RALEIGH, N.C. -- Ask any city engineer responsible for procuring water what the most cost-efficient method is. Most, without blinking an eye, will tell you "conservation."
For years, cities have encouraged the conservation of water through a variety of methods including building codes and regulations, incentive programs, and public education. Builders and developers are required to utilize low-flow shower heads, faucet aerators, and low-flush toilets, and encouraged to conserve water in outdoor landscaping by installing automatic sprinklers and by xeriscaping.
An often overlooked area in which water conservation can be implemented fairly painlessly in larger populations are larger laundry rooms in multi-housing properties.
"It's a verifiable fact. Laundry equipment inside apartment units waste water, compared to common-area laundry rooms," said Bill Bloomfield, Jr., president of the Multi-Housing Laundry Association (MLA). "Residents with in-unit laundry equipment operate washers more often, washing smaller loads, using more water. If more apartment complexes provided common-area laundry rooms, the water and energy conservation would be significant."
A study by an independent research firm found that, on average, an apartment property with in-unit washers will use more than three times as much water for laundry than a comparable property with common-area laundry rooms, based on known standard washing habits. Each apartment with an in-unit washer wastes approximately 8,500 gallons per year on laundry. In a 150-unit building, that's 1.275 million gallons of wasted water every year. Buildings with 250 units waste more than 2 million gallons of water.
With in-apartment laundry facilities, water isn't the only resource being wasted. There is also the attendant gas and electricity as well as massive amounts of extra sewage generated by less efficient in-apartment laundries. Encouraging the use of common-area laundry rooms in apartment complexes is an easy, yet significant way to preserve resources without creating a insurmountable hardship for residents.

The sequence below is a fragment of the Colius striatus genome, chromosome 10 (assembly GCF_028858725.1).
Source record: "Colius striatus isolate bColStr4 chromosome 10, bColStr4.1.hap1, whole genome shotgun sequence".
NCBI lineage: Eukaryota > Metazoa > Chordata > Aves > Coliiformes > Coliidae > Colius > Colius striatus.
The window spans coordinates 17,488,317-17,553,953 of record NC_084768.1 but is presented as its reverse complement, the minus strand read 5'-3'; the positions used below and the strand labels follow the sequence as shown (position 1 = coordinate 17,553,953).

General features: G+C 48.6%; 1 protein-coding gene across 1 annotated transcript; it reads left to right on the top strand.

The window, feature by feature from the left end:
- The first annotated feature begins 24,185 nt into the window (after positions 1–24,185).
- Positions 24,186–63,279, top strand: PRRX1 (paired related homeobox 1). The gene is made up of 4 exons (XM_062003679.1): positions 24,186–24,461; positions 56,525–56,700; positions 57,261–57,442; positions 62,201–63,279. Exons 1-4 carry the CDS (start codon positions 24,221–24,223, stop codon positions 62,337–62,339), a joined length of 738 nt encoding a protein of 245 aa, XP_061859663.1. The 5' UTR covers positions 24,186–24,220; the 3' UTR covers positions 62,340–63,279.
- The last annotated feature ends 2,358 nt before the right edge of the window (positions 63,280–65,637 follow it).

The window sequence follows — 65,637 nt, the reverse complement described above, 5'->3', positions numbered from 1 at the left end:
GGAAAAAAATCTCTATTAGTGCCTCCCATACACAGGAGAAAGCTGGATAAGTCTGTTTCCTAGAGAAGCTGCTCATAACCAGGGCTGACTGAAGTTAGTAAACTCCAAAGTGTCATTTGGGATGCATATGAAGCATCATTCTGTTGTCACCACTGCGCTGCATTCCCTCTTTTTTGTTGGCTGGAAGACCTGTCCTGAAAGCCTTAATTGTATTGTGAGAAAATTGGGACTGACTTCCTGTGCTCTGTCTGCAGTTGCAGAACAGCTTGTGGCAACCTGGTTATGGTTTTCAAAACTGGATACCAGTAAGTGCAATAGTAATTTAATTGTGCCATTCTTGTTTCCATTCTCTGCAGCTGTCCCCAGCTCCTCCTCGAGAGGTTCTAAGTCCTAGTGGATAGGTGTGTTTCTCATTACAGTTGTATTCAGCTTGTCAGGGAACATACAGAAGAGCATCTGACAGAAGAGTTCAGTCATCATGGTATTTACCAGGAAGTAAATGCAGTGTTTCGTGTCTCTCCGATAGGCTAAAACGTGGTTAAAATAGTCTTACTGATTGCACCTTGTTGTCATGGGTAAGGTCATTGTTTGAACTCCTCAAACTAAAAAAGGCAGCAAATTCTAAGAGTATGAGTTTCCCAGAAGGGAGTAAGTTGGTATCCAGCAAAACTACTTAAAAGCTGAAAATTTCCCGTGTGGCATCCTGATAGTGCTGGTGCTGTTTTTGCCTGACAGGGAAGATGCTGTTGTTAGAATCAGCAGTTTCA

"Many owners, developers, builders, and managers are finding that common-area laundry rooms can be an amenity with wide appeal to residents," continued Bloomfield. "When they are clean, conveniently located, and well-maintained, laundry rooms add significantly to resident satisfaction and help increase the overall value of multi-housing communities."
In addition, a new generation of low-water consumption commercial washers, including the "horizontal axis" washers, are gaining acceptance in the marketplace. As this water-wise equipment makes its way into common area laundry rooms, the benefits will be even greater.
The Multi-Housing Laundry Association can help municipalities with developing programs to encourage common area laundry rooms. Member service companies of the MLA are located throughout the United States and Canada. For further information, contact the MLA at 800-380-3652, or write to 4101 Lake Boone Trail, Suite 201, Raleigh, NC 27607.
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